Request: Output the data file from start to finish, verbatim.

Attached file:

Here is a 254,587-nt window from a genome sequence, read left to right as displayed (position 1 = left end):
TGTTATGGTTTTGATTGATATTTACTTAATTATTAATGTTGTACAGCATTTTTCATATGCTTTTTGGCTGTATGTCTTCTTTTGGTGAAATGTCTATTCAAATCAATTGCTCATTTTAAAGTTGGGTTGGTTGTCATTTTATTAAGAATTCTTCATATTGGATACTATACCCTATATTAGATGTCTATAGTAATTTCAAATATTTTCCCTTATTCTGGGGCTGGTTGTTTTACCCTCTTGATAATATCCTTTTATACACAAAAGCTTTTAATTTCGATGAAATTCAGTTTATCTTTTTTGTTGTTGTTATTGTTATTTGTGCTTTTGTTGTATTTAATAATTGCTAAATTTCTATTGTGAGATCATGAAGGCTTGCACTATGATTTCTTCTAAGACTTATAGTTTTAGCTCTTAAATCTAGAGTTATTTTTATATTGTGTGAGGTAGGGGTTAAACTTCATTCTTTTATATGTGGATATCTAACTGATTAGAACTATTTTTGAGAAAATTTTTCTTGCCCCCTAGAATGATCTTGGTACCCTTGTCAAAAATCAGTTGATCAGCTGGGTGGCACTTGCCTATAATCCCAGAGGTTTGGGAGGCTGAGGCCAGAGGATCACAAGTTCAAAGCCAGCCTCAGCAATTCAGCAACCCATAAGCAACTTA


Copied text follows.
Here is a 254,587-nt window from a genome sequence, read left to right as displayed (position 1 = left end):
TGTTATGGTTTTGATTGATATTTACTTAATTATTAATGTTGTACAGCATTTTTCATATGCTTTTTGGCTGTATGTCTTCTTTTGGTGAAATGTCTATTCAAATCAATTGCTCATTTTAAAGTTGGGTTGGTTGTCATTTTATTAAGAATTCTTCATATTGGATACTATACCCTATATTAGATGTCTATAGTAATTTCAAATATTTTCCCTTATTCTGGGGCTGGTTGTTTTACCCTCTTGATAATATCCTTTTATACACAAAAGCTTTTAATTTCGATGAAATTCAGTTTATCTTTTTTGTTGTTGTTATTGTTATTTGTGCTTTTGTTGTATTTAATAATTGCTAAATTTCTATTGTGAGATCATGAAGGCTTGCACTATGATTTCTTCTAAGACTTATAGTTTTAGCTCTTAAATCTAGAGTTATTTTTATATTGTGTGAGGTAGGGGTTAAACTTCATTCTTTTATATGTGGATATCTAACTGATTAGAACTATTTTTGAGAAAATTTTTCTTGCCCCCTAGAATGATCTTGGTACCCTTGTCAAAAATCAGTTGATCAGCTGGGTGGCACTTGCCTATAATCCCAGAGGTTTGGGAGGCTGAGGCCAGAGGATCACAAGTTCAAAGCCAGCCTCAGCAATTCAGCAACCCATAAGCAACTTA